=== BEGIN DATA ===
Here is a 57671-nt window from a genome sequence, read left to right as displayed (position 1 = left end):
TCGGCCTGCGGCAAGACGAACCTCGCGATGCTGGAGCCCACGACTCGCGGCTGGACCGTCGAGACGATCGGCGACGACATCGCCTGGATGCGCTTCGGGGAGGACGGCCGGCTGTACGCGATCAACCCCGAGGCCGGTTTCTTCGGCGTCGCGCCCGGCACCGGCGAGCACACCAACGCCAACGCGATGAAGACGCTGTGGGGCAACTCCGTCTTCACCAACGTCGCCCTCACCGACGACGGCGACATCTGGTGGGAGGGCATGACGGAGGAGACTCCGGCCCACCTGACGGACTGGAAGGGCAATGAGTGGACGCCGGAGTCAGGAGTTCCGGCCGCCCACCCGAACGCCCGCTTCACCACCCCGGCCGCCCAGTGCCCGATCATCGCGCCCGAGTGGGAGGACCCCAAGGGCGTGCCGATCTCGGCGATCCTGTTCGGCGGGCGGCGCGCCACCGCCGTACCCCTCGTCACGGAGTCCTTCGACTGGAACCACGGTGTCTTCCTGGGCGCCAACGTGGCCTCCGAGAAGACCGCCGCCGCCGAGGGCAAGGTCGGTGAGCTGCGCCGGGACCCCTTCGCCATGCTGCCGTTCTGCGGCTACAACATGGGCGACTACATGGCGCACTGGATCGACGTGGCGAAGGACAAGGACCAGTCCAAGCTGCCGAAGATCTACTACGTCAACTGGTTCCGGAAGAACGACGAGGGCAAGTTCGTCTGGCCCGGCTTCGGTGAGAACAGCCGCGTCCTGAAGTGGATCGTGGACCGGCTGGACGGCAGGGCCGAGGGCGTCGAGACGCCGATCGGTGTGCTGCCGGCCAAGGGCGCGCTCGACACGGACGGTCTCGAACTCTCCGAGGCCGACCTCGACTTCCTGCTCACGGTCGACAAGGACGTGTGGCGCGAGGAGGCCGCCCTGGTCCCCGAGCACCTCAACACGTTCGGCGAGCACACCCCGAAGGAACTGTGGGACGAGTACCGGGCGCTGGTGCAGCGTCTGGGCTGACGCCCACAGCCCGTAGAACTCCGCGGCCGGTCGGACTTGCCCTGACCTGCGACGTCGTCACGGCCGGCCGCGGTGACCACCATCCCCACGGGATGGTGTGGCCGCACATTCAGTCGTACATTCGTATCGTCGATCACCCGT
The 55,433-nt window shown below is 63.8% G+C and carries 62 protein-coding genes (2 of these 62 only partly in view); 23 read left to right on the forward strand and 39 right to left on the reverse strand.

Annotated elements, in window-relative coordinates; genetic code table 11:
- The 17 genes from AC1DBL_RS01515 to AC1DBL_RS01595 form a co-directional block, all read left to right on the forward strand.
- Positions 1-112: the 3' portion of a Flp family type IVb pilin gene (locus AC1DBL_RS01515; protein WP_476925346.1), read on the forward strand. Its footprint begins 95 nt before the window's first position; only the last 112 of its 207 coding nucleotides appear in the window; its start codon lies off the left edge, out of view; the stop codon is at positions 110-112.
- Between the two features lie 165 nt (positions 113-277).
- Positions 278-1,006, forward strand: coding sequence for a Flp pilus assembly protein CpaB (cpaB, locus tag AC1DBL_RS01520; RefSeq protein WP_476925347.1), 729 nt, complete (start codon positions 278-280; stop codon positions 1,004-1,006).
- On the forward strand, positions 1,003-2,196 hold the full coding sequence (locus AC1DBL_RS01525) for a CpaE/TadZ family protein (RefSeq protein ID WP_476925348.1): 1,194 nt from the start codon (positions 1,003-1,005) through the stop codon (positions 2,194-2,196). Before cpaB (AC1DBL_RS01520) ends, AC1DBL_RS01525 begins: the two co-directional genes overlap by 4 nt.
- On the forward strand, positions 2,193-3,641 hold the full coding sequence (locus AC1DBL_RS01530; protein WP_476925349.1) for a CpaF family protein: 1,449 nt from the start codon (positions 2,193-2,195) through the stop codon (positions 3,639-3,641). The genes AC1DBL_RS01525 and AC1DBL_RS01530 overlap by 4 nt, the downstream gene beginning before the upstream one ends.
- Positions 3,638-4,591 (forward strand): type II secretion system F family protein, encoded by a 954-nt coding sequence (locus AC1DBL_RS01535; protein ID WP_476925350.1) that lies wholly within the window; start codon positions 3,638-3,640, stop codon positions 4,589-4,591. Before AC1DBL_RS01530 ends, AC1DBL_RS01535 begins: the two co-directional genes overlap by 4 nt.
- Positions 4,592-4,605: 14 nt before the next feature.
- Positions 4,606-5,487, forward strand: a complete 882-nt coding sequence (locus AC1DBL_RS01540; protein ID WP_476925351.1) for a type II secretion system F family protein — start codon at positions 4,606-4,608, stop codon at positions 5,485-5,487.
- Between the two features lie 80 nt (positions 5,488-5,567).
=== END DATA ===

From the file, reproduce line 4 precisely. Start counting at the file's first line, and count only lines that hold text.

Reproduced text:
Annotated elements, in window-relative coordinates; genetic code table 11: